Is Gold Bond Lotion Safe To Use? Our Complete Guide

Gold Bond Lotion

Looking for an all-purpose lotion that will cool down prickly heat, itchiness, dry skin, and rashes?  Well, look no further. The Gold Bond lotion range is designed to address your pestering skin concerns, with minimal side effects. 

The Gold Bond lotion is absolutely safe to use. It is a cooling, soothing lotion that aids skin healing. There are a few precautions you must take, though. The lotion should not be applied to serious skin diseases that need treatment. 

It is also not meant for severe burns or large open wounds. These need proper medical attention. In this article, we will explain what purposes these lotions best suit. In addition, you should consult with your doctor about the suitability of the lotion for you. 

This is because your personal medications may have drug interactions with some ingredients.

Gold Bond lotion ingredients

These are the ingredients that are common to all the Gold Bond lotion varieties. 

  • Glycerin

This is a humectant. It attracts and traps moisture, keeping the skin supple. This also helps the skin to heal faster. This aids the skin to remain fresh and young. 

  • Hydroxyethyl urea

Many lotions in the Gold Bond range have Hydroxyethyl urea as a primary ingredient. It also helps to keep the skin hydrated and bouncy. The urea in this compound exfoliates the skin and removes dead skin cells. 

  • Dimethicone 

This silicone is used mainly to keep the skin soft and smooth. It also soothes skin irritation/ rashes. 

  • Petrolatum 

This is an occlusive agent. It prevents water loss from your skin, by forming a waxy barrier. This stops the skin from cracking and flaking. 

  • Aloe Barbadensis leaf juice 

As the name indicates, this ingredient is derived from aloe vera.  The extract is a great skin supplement. It relieves skin inflammation. It also promotes cell regeneration, making the skin glowing and healthy 

It assists in healing because it contains a lot of vitamins and minerals. These are vital for skin health as well as for their anti-aging properties. 

  • Tocopheryl acetate

This compound has both Vitamins E and C which revitalize skin. It repairs skin damage from UV rays, sunburn, and other discolorations.

  • Jojoba ester/extracts 

Jojoba esters regulate the thickness of the solution, making it creamier. Jojoba generates oil which makes the lotion a hydrating balm. In addition, the micro jojoba beads also rub off dead skin cells, leaving your skin bright and vibrant. 

  • Stearamidopropyl PG-dimonium chloride phosphate

That’s a mouthful! But what it does is very simple. It mimics the process of oil/fatty acid production on our skin. So it tackles dry, flaky skin. This also has anti-static properties. So you can wave goodbye to those tiny winter shocks each time you don your cardigans. 

*Disclaimer – Gold Bond lotions may not be suitable for all skin types. It will not address any skin diseases or major wounds either. So consult your doctor before you use the product, in case your skin is sensitive or prone to breakouts.

Is Gold Bond lotion safe/good for the face? 

Yes, Gold Bond lotion is safe for use on your face, in most cases. The body lotion does not cause any breakouts, even though it is not meant for the face. But for people who have sensitive skin, the ingredients may clog your pores.

In such cases, you can use the Gold Bond face, neck, and chest lotion range. This is specifically meant for areas that are prone to acne/oiliness.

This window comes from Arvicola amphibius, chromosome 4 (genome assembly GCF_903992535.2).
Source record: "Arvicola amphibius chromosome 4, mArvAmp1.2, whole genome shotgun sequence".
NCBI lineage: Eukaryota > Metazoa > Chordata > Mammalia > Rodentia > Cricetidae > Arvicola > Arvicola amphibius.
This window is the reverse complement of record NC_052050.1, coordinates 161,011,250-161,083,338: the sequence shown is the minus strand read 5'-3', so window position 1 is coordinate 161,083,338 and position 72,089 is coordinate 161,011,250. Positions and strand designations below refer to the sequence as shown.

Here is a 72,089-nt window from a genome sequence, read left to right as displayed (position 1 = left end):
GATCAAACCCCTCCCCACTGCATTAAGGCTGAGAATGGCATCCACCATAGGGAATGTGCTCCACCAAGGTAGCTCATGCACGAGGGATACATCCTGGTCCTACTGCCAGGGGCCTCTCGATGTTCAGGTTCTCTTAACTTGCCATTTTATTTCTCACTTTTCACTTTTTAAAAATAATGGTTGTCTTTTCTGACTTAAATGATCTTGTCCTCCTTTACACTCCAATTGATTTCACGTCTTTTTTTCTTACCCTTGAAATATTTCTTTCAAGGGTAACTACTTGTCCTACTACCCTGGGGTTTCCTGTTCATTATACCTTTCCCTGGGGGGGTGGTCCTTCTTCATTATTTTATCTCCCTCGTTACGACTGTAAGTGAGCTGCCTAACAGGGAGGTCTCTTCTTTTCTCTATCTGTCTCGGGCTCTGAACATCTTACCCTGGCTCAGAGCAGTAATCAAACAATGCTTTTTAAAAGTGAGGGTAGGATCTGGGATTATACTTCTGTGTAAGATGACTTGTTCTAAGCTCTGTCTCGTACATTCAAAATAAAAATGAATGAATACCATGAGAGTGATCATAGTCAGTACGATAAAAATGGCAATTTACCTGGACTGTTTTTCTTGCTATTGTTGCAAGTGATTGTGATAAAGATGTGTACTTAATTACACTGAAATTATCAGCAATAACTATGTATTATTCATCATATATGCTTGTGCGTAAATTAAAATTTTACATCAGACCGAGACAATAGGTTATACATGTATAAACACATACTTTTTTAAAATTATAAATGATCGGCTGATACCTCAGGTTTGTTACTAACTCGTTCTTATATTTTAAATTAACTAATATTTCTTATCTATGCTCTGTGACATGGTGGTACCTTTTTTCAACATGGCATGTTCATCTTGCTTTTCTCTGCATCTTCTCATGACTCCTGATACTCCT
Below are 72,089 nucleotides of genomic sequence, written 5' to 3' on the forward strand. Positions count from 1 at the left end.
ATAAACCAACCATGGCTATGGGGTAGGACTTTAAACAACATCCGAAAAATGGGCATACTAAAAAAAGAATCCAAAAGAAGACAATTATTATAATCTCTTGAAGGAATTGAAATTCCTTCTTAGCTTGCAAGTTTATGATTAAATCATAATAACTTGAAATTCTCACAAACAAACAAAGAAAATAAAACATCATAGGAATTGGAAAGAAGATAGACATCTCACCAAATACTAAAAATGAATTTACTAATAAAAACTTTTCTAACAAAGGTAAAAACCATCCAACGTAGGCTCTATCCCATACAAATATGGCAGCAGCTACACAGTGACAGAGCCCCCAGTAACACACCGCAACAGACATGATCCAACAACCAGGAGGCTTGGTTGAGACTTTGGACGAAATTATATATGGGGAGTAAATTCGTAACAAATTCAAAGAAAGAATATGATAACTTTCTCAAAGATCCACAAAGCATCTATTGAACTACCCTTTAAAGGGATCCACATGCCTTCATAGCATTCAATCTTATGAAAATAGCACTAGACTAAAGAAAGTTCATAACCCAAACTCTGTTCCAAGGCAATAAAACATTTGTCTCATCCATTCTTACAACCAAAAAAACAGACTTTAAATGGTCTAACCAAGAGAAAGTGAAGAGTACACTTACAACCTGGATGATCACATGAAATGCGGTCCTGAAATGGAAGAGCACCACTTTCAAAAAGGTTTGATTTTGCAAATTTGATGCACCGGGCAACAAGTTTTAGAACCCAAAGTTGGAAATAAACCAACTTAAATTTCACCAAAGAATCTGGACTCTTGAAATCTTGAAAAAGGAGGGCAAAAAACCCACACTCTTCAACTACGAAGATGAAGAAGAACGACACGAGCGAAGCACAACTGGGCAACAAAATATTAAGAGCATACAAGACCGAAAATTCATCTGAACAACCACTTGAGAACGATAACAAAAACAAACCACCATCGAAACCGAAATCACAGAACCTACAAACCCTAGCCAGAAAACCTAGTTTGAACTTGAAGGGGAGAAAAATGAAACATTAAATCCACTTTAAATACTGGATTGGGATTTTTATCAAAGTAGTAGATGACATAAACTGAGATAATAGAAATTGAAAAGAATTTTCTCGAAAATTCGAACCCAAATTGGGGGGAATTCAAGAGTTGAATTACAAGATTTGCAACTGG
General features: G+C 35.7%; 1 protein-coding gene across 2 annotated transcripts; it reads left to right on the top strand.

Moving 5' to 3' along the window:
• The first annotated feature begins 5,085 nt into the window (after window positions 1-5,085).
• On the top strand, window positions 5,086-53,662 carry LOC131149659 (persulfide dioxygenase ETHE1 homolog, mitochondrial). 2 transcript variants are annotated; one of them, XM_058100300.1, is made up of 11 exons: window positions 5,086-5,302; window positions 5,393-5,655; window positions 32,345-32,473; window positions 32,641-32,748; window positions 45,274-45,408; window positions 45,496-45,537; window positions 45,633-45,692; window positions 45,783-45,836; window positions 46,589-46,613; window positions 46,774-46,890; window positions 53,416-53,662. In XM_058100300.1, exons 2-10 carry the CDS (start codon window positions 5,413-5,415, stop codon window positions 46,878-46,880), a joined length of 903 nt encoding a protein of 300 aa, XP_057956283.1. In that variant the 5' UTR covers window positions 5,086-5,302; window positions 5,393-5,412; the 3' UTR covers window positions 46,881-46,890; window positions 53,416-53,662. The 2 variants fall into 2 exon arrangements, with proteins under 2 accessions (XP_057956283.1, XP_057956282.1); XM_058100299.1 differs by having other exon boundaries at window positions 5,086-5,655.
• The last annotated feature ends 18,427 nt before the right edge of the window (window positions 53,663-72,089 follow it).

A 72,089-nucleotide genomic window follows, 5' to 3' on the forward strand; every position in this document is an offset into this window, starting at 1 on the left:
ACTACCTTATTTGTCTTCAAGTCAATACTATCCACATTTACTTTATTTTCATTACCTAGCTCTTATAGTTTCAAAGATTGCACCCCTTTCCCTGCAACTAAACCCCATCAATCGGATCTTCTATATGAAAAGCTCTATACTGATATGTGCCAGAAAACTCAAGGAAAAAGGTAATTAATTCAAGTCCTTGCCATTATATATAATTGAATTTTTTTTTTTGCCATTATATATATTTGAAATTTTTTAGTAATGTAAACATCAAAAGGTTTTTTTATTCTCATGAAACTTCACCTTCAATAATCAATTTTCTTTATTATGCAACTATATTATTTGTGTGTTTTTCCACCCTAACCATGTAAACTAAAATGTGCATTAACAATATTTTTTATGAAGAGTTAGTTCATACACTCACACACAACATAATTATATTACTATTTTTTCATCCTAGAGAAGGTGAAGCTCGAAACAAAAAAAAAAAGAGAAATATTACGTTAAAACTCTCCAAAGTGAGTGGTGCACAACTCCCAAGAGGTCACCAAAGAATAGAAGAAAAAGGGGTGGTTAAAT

In fact, many Gold Bond lotions work really well to address skin issues on the face. This is especially true for the ‘face, neck, and chest’ lotions. These will be discussed in detail in the following sections.

ALSO READ: Is Weleda Skin Food good for your face?

Is Gold Bond lotion safe for pregnancy? 

Mostly, yes. All expecting mothers are well acquainted with the ever-present itching, stretch marks, and dry skin that accompany pregnancy. Gold Bond helps hydrate. It relieves the taut dryness that comes with pregnancy. 

The main area of concern is the Gold Bond Anti-Itch lotions. Medically termed Pramoxine, it is a topical anti-inflammatory agent plus anesthetic. It also soothes pain from rashes, itches, small cuts, bites, and any allergic reactions, etc.

Doctors are still unsure of the lotion because they worry that Pramoxine may affect the fetus. But so far, no clinical trial has evidence of any harm/toxicity. This applies to both pregnancy and during breastfeeding.

Still, it would be better to consult a doctor before you use the lotion because all pregnancies are different. It is best to use Gold Bond lotions in moderation during pregnancy, just to be safe. Gold Bond lotions also contain retinoids which could cause birth defects. 

So it is best to use a medically approved lotion during this sensitive period. 

Is Gold Bond lotion safe for babies?

Yes, it’s quite safe for babies and children generally. The Gold Bond Eczema Relief is a good option for infants who have eczema. In addition, other lotions such as the Healing lotion are often used on babies.

It can be used to relieve diaper rash and wetness. Both of these can distress and irritate your baby. Needless to say, you must keep the lotion out of their reach. If they ingest it, the ingredients can be quite toxic, requiring medical attention.  

Is Gold Bond lotion good for eczema? 

Yes, Gold Bond lotion is good for Eczema. Since eczema is an autoimmune disease, it can’t be cured. It will keep recurring. But the Gold Bond Eczema Hand and Body Lotions are a great option. They help alleviate the symptoms each time they occur, to reduce your discomfort. 

The lotions contain 2% colloidal oatmeal. This is grounded oatmeal which has antioxidant and anti-inflammatory properties. It promotes cell growth and softens the skin to stop chafing. 

Is Gold Bond lotion good for psoriasis? 

There is no lotion available to treat psoriasis specifically. But Gold Bond does offer a Psoriasis Multi-Symptom Relief cream. This cream uses salicylic acid which removes the scaly patches caused by the disease.